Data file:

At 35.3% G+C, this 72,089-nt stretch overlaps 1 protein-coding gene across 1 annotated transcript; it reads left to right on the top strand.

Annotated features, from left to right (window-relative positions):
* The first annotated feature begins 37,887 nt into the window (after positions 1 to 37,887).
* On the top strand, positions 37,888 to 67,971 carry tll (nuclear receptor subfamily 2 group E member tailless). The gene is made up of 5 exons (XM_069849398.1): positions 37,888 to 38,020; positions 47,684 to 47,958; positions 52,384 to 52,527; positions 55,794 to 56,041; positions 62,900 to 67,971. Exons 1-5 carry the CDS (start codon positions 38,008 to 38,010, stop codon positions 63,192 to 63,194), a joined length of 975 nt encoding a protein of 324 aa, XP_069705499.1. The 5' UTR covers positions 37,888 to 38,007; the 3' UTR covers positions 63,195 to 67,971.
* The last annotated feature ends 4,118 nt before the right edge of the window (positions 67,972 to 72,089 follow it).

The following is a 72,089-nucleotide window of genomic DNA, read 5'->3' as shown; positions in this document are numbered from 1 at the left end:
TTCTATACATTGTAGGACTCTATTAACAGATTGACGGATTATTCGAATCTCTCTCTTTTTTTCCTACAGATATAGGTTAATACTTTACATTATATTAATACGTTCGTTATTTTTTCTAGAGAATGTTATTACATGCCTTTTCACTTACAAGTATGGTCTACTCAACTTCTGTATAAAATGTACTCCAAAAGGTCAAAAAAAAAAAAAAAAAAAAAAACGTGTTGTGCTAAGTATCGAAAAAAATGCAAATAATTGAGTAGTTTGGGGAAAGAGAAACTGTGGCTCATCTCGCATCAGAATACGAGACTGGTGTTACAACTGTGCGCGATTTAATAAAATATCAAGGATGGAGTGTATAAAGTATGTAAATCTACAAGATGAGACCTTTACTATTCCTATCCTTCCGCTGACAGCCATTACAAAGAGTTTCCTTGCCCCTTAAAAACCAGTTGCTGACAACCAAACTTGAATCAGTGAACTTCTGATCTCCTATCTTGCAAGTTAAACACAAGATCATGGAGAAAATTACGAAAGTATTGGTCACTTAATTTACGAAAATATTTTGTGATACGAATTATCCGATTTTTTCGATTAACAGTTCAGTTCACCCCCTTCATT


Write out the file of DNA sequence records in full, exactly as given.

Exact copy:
At 35.3% G+C, this 72,089-nt stretch overlaps 1 protein-coding gene across 1 annotated transcript; it reads left to right on the top strand.

Annotated features, from left to right (window-relative positions):
* The first annotated feature begins 37,887 nt into the window (after positions 1 to 37,887).
* On the top strand, positions 37,888 to 67,971 carry tll (nuclear receptor subfamily 2 group E member tailless). The gene is made up of 5 exons (XM_069849398.1): positions 37,888 to 38,020; positions 47,684 to 47,958; positions 52,384 to 52,527; positions 55,794 to 56,041; positions 62,900 to 67,971. Exons 1-5 carry the CDS (start codon positions 38,008 to 38,010, stop codon positions 63,192 to 63,194), a joined length of 975 nt encoding a protein of 324 aa, XP_069705499.1. The 5' UTR covers positions 37,888 to 38,007; the 3' UTR covers positions 63,195 to 67,971.
* The last annotated feature ends 4,118 nt before the right edge of the window (positions 67,972 to 72,089 follow it).

The following is a 72,089-nucleotide window of genomic DNA, read 5'->3' as shown; positions in this document are numbered from 1 at the left end:
TTCTATACATTGTAGGACTCTATTAACAGATTGACGGATTATTCGAATCTCTCTCTTTTTTTCCTACAGATATAGGTTAATACTTTACATTATATTAATACGTTCGTTATTTTTTCTAGAGAATGTTATTACATGCCTTTTCACTTACAAGTATGGTCTACTCAACTTCTGTATAAAATGTACTCCAAAAGGTCAAAAAAAAAAAAAAAAAAAAAAACGTGTTGTGCTAAGTATCGAAAAAAATGCAAATAATTGAGTAGTTTGGGGAAAGAGAAACTGTGGCTCATCTCGCATCAGAATACGAGACTGGTGTTACAACTGTGCGCGATTTAATAAAATATCAAGGATGGAGTGTATAAAGTATGTAAATCTACAAGATGAGACCTTTACTATTCCTATCCTTCCGCTGACAGCCATTACAAAGAGTTTCCTTGCCCCTTAAAAACCAGTTGCTGACAACCAAACTTGAATCAGTGAACTTCTGATCTCCTATCTTGCAAGTTAAACACAAGATCATGGAGAAAATTACGAAAGTATTGGTCACTTAATTTACGAAAATATTTTGTGATACGAATTATCCGATTTTTTCGATTAACAGTTCAGTTCACCCCCTTCATT